Last month, I took a pandemic-delayed trip to visit southeast Texas and parts of Louisiana along the Gulf Coast, and the bayous and rivers that run through these areas. The Center for Disaster Philanthropy often meets with grantee partners, community leaders and fellow funders as we consider what the long-term community-based needs will be following an event – we call it “shoe-leather philanthropy.” I’ve missed this aspect of my job.
Since the start of the pandemic, I’ve longed for the opportunity to see firsthand the recovery happening in the communities we supported with funding following hurricanes, extreme freezes, floods and tornadoes in these disaster-prone areas. As we consider additional funding opportunities, I need to be in the communities to understand the status of recovery and how our limited philanthropic resources might be most helpful to continued equitable recovery.
What I saw
Though it was heartbreaking to see, I wasn’t surprised by the lack of progress in supporting marginalized populations struggling to recover from disasters that hit their communities during a global pandemic. As I drove down the beautiful forest-lined highways and overpasses over the deep green flora surrounding the bayous, I saw mile after mile of homes still blue tarped and businesses still shuttered – a sign that significant damage remains, and repair and reconstruction had likely not even begun.
In Lake Charles, Louisiana, I met with a family of five (parents and three teens) thrilled to see drywall and have a roof that no longer leaked. We wept together as the mother of the family shared their story. She lost her job due to the pandemic just before the events that devastated them. Initially damaged by Hurricanes Laura and Delta in 2020, their home was damaged again by flooding just as they had begun repairs themselves, destroying the tools and supplies they had recently purchased with minimal resources.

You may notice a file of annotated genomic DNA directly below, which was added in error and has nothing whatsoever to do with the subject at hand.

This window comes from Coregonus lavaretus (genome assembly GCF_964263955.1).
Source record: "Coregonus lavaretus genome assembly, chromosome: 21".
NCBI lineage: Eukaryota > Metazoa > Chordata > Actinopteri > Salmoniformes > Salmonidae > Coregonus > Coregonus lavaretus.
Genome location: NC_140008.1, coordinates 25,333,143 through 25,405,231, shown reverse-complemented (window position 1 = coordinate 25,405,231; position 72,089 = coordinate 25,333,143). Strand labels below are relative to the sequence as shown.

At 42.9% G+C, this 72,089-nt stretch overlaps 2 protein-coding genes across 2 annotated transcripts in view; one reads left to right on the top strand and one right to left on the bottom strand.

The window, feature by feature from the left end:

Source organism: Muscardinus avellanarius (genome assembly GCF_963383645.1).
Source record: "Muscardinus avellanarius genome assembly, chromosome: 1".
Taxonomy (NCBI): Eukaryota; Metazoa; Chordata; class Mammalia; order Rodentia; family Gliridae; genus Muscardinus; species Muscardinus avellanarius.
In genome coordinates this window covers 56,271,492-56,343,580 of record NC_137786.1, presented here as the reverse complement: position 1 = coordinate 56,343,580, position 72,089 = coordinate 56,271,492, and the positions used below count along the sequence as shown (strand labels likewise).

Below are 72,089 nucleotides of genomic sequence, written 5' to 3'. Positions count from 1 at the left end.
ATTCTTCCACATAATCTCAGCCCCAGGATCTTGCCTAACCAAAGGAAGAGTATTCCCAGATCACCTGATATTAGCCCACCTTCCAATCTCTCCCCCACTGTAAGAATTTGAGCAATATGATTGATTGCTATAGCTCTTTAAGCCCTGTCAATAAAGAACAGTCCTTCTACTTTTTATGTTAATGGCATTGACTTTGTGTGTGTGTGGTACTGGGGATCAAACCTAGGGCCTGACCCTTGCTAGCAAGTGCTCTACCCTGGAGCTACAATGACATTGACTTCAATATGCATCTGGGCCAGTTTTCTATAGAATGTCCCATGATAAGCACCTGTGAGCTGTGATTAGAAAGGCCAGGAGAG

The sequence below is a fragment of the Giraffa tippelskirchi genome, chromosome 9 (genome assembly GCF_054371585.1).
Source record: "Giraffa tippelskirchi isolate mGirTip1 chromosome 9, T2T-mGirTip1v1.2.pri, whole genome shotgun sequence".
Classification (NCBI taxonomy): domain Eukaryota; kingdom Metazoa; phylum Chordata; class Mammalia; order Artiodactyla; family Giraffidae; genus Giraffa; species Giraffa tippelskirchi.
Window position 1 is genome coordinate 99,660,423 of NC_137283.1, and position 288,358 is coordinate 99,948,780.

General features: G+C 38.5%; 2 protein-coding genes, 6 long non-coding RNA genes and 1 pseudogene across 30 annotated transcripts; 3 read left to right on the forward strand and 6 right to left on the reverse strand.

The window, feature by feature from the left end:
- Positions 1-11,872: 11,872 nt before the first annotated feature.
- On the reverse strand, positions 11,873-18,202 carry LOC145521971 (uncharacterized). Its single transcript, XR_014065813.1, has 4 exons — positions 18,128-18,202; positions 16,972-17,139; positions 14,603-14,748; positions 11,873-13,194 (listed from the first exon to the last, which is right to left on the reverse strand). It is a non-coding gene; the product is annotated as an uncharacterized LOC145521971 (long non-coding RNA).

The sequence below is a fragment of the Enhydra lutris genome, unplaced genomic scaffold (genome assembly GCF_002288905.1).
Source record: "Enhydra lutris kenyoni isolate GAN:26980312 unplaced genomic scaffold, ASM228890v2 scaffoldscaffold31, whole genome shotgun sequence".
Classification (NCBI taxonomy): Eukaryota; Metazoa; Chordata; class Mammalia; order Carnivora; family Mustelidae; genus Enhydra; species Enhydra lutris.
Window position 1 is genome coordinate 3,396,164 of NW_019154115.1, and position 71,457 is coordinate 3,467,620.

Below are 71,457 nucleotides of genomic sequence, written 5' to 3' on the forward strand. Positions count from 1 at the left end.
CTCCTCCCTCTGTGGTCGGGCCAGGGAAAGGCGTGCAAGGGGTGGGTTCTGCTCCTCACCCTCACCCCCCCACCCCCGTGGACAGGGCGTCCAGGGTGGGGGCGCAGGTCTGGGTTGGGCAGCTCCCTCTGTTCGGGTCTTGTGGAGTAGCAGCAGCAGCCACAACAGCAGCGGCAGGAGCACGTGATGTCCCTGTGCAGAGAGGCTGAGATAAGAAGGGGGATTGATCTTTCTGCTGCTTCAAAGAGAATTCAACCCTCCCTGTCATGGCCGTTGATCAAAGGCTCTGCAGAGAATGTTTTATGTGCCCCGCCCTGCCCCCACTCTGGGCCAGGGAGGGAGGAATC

Living since then in a small FEMA trailer, this family relies on our grantee partner, SBP, to do the repairs to make their home safe and livable. And the crew working on the house and the local leaders at SBP are doing fantastic work to help this family. You can see the love they’re pouring into making this house a home again. Imagine, though, being without your home – a safe place for your children to grow up – for more than two years and seeing it damaged again and again. Mom was thrilled to see the tile in her showers in the bathrooms and countertops in her kitchen. The small things matter when you’ve struggled for so long.
And this family is one of the lucky ones. Many homeowners have yet even to begin this process. Low-income renters, often single-parent households or seniors, can’t find a safe, affordable home in their community. A staggeringly high number have likely been forced to move from Lake Charles for good – limiting the number of workers available to support this city’s economic and infrastructure recovery. Local nonprofits providing rental and utility assistance for those who have managed to remain are strapped as their services need has grown. It’s a vicious cycle we see time after time.
Near Houma, Louisiana, I met with leaders of several local nonprofit organizations. They were seeking guidance from fellow nonprofit friends and funders, not just on how to support their communities along the bayous but also on sustaining themselves and their organizations through the layered traumas caused by disaster after disaster.